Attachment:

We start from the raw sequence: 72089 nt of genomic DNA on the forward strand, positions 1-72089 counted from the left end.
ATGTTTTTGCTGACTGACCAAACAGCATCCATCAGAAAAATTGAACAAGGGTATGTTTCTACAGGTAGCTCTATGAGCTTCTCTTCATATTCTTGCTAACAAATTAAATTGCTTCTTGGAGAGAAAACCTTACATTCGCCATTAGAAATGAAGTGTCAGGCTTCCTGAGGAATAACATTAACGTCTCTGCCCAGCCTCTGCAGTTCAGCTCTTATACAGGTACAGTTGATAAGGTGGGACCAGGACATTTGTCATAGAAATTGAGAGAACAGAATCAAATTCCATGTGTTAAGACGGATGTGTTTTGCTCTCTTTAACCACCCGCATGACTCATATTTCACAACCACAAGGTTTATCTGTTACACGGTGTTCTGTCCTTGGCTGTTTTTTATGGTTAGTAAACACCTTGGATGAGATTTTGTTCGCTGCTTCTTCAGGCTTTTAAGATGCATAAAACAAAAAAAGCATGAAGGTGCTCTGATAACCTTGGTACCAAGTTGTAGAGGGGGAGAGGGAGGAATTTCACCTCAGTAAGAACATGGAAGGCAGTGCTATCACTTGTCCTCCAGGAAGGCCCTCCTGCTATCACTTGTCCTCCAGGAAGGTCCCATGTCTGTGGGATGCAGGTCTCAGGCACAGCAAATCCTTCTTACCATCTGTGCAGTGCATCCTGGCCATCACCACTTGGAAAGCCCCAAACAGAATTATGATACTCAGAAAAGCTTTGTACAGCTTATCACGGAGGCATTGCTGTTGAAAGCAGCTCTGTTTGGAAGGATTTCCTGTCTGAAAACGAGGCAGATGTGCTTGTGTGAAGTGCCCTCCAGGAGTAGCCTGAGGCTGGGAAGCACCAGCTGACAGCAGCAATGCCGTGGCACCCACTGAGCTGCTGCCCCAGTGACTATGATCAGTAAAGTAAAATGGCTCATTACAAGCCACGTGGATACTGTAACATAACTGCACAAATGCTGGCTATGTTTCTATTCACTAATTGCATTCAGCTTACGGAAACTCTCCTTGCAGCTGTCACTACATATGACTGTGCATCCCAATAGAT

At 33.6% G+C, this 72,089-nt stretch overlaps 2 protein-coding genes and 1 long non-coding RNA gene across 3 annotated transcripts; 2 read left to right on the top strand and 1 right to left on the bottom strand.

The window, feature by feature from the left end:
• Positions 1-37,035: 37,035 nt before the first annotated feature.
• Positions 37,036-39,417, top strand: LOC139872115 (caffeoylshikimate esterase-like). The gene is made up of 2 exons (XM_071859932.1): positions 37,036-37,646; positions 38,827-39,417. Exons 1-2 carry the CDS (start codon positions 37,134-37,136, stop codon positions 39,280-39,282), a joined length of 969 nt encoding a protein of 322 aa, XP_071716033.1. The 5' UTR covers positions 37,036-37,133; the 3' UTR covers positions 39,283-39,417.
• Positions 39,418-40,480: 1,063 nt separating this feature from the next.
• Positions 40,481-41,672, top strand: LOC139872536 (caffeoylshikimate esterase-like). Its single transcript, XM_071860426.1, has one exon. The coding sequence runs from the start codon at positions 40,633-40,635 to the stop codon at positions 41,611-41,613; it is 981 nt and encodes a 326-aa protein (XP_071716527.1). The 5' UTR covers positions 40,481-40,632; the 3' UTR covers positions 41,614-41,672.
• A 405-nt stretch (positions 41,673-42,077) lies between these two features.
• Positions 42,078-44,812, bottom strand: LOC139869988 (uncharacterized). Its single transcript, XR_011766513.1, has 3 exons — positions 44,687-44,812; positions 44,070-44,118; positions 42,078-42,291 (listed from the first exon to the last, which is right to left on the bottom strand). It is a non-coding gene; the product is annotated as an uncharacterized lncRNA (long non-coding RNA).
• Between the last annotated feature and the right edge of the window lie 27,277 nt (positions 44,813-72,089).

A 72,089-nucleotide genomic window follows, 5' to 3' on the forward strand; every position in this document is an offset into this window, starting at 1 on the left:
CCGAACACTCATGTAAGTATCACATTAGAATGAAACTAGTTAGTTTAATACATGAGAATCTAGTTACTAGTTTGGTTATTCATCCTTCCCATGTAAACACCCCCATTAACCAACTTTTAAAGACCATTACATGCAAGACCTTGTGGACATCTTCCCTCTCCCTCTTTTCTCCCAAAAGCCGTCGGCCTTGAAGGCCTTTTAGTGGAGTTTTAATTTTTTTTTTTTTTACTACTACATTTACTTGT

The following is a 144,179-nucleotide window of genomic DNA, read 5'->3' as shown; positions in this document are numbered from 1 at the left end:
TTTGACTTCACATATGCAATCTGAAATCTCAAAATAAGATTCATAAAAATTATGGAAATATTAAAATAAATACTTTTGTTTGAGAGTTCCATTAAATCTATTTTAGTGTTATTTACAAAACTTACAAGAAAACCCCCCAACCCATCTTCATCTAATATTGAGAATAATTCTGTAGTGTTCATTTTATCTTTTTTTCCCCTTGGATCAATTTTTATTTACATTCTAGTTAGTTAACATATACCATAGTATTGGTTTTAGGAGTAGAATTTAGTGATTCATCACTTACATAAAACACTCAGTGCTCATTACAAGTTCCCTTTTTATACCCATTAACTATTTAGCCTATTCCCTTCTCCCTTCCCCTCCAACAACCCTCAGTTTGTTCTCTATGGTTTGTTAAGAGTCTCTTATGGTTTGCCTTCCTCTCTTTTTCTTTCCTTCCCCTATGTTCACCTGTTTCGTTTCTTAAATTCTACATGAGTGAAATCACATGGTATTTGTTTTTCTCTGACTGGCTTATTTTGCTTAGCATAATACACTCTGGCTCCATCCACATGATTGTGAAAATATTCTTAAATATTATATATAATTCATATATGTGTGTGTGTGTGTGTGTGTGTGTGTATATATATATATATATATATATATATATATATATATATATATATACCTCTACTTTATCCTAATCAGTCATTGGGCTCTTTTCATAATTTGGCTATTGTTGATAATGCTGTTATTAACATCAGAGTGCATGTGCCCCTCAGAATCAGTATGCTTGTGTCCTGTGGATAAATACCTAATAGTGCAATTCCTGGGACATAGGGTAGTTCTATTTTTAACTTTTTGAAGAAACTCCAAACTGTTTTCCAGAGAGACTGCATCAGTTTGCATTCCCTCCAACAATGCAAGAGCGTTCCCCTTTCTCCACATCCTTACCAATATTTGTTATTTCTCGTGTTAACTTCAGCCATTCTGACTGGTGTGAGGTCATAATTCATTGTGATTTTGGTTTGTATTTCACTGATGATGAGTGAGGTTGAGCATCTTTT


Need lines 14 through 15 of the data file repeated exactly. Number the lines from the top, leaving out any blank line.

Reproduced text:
The following is a 144,179-nucleotide window of genomic DNA, read 5'->3' as shown; positions in this document are numbered from 1 at the left end:
TTTGACTTCACATATGCAATCTGAAATCTCAAAATAAGATTCATAAAAATTATGGAAATATTAAAATAAATACTTTTGTTTGAGAGTTCCATTAAATCTATTTTAGTGTTATTTACAAAACTTACAAGAAAACCCCCCAACCCATCTTCATCTAATATTGAGAATAATTCTGTAGTGTTCATTTTATCTTTTTTTCCCCTTGGATCAATTTTTATTTACATTCTAGTTAGTTAACATATACCATAGTATTGGTTTTAGGAGTAGAATTTAGTGATTCATCACTTACATAAAACACTCAGTGCTCATTACAAGTTCCCTTTTTATACCCATTAACTATTTAGCCTATTCCCTTCTCCCTTCCCCTCCAACAACCCTCAGTTTGTTCTCTATGGTTTGTTAAGAGTCTCTTATGGTTTGCCTTCCTCTCTTTTTCTTTCCTTCCCCTATGTTCACCTGTTTCGTTTCTTAAATTCTACATGAGTGAAATCACATGGTATTTGTTTTTCTCTGACTGGCTTATTTTGCTTAGCATAATACACTCTGGCTCCATCCACATGATTGTGAAAATATTCTTAAATATTATATATAATTCATATATGTGTGTGTGTGTGTGTGTGTGTGTGTATATATATATATATATATATATATATATATATATATATATATATACCTCTACTTTATCCTAATCAGTCATTGGGCTCTTTTCATAATTTGGCTATTGTTGATAATGCTGTTATTAACATCAGAGTGCATGTGCCCCTCAGAATCAGTATGCTTGTGTCCTGTGGATAAATACCTAATAGTGCAATTCCTGGGACATAGGGTAGTTCTATTTTTAACTTTTTGAAGAAACTCCAAACTGTTTTCCAGAGAGACTGCATCAGTTTGCATTCCCTCCAACAATGCAAGAGCGTTCCCCTTTCTCCACATCCTTACCAATATTTGTTATTTCTCGTGTTAACTTCAGCCATTCTGACTGGTGTGAGGTCATAATTCATTGTGATTTTGGTTTGTATTTCACTGATGATGAGTGAGGTTGAGCATCTTTT